On Sat, Jul 21, 2007 at 04:47:14PM -0500, Tim Daneliuk wrote: > Dan Nelson wrote: > >In the last episode (Jul 21), Tim Daneliuk said: > >>I asked this question a while back, but needed to do more digging to make > >>sure I had latest sources etc. > >> > >>I have an Intel motherboard that shows this for a SATA controller: > >> > >>atapci1: <Intel ICH7 SATA300 controller> port > >>0x20c8-0x20cf,0x20ec-0x20ef,0x20c0-0x20c7,0x20e8-0x20eb,0x20a0-0x20af mem > >>0x90204000-0x902043ff irq 19 at device 31.2 on pci0 > >> > >>But the hard drive - a SATA 300 device - shows up like this: > >> > >>ad4: 238475MB <WDC WD2500JS-00NCB1 10.02E02> at ata2-master SATA150 > >> ^^^^^^^ > >>Using dd, I have confirmed that the drive is running nowhere near > >>SATA-III speeds, at least on reads:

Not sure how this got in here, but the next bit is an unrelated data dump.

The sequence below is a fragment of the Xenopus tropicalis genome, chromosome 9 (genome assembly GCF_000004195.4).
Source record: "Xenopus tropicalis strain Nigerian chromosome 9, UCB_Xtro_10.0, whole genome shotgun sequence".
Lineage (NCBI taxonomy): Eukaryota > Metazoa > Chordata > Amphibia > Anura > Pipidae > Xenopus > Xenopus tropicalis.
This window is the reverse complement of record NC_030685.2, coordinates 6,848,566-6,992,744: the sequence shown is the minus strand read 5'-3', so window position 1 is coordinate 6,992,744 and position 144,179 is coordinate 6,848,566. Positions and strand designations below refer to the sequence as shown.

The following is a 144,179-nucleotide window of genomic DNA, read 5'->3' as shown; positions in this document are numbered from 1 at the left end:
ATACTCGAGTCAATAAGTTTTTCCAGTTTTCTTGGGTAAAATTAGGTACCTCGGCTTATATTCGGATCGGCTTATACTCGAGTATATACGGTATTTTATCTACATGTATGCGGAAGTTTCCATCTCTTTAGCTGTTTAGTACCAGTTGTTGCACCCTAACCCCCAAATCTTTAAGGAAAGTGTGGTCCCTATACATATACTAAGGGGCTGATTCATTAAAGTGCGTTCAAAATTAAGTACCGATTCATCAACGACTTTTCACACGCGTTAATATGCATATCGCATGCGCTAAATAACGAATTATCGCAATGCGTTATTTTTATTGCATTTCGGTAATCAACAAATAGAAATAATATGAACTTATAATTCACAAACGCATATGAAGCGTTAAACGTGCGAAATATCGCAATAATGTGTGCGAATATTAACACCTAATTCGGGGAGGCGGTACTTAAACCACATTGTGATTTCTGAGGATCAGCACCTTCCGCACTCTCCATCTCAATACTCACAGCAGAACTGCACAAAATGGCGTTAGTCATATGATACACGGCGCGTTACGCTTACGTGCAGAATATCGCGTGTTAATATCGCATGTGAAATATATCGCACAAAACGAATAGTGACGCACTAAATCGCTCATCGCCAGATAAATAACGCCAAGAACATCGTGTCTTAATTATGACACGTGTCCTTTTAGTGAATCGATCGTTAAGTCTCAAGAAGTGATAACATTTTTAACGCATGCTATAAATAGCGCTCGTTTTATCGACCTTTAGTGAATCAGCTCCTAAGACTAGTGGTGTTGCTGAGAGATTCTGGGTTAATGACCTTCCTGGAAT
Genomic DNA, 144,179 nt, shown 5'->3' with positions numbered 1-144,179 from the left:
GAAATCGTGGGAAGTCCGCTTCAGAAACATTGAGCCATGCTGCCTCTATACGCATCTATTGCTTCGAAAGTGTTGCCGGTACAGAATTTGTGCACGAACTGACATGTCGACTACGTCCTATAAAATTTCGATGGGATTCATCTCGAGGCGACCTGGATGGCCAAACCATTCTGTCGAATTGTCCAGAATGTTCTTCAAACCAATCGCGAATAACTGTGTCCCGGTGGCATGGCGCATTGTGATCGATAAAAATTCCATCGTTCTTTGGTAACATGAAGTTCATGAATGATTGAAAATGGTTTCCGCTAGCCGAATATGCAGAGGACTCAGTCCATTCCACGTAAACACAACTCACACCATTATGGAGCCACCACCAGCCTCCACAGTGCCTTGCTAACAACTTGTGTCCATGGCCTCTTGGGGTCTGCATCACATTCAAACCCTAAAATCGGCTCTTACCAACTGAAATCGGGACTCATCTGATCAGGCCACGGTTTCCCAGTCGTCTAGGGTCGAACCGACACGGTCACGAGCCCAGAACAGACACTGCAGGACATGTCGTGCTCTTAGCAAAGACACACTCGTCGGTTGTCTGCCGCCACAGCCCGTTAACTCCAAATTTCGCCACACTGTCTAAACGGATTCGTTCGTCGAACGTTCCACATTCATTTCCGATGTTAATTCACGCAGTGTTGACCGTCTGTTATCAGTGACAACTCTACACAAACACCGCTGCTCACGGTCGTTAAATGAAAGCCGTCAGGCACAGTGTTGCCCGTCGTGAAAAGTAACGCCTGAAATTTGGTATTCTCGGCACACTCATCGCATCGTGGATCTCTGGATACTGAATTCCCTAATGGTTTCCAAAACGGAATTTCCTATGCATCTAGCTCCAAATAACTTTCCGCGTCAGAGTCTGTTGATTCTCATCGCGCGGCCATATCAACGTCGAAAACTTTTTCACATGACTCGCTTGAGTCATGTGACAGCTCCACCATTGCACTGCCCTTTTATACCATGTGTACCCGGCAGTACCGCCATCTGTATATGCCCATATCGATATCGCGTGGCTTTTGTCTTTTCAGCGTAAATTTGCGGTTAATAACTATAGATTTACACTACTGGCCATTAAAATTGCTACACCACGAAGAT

"SATA-III" ? There is no such thing as far as I know. I guess you mean SATA300 > >> > >>968470075 bytes transferred in 7.132891 secs (135775249 bytes/sec) > > > >What was your dd commandline? If you've got more than 1GB of RAM and > >tested by reading a file and not the raw device itself, you just tested > >FreeBSD buffer cache. > > I just did: > > dd if=abigfile of=/dev/null > > But, you're right, cacheing does make things look better, so I did this: > > dd if=/dev/ad4s1 of=/dev/null count=100000 > 100000+0 records in > 100000+0 records out > 51200000 bytes transferred in 9.569672 secs (5350236 bytes/sec) > > > Hmmm ... that seems slow, then again, 512b is a silly block size. > How about: > > dd if=/dev/ad4s1 of=/dev/null count=100000 bs=1024 > 100000+0 records in > 100000+0 records out > 102400000 bytes transferred in 9.916191 secs (10326546 bytes/sec) > > Better, but really, the block size should be even bigger in today's reality: > > dd if=/dev/ad4s1 of=/dev/null count=100000 bs=4096 > 100000+0 records in > 100000+0 records out > 409600000 bytes transferred in 13.556418 secs (30214471 bytes/sec) > > So, going for broke: > > dd if=/dev/ad4s1 of=/dev/null count=10000 bs=32768 > 10000+0 records in > 10000+0 records out > 327680000 bytes transferred in 5.051286 secs (64870609 bytes/sec) > > (I got similar results for 16K blocks, so this would appear to > be the max for this combination of drive/controller/OS overhead.) > > Not bad, and in line with your observation below about the max > sustained speed of the drive's buffer to disk. Yes, 65MB/s sounds about right for that disk. Most "mainstream" disks today max out at about that speed. > > According to > >http://www.wdc.com/en/products/productspecs.asp?driveid=135 , that > >drive's maximum sustained speed is only 93.5 MB/sec, so it doesn't > > It's actually less than that, since there is some overhead needed for > serial transfer beyond just the 8 bits of data. The max speed is probably > more like 75 MB/sec. > > >really matter if your interface is running at SATA150 or SATA300 unless > >you plan on reading exclusively from its 8MB buffer :) > > > > Point taken - and I never expected to see a full 300MB/sec throughput. > But ... I *am* curious why the interfaces are not running at full speed, > since both drive and controller are SATA-300 devices. > > The theory of the moment is thus that the drive cable can't handle SATA-300. > We'll see. Another possibility is that the drive has been jumpered to only run at SATA150 speed for maximum compatibility with old chipsets. See http://wdc.custhelp.com/cgi-bin/wdc.cfg/php/enduser/std_adp.php?p_faqid=1337 for more information on this. -- <Insert your favourite quote here.> Erik Trulsson [EMAIL PROTECTED] _______________________________________________ firstname.lastname@example.org mailing list http://lists.freebsd.org/mailman/listinfo/freebsd-questions To unsubscribe, send any mail to "[EMAIL PROTECTED]"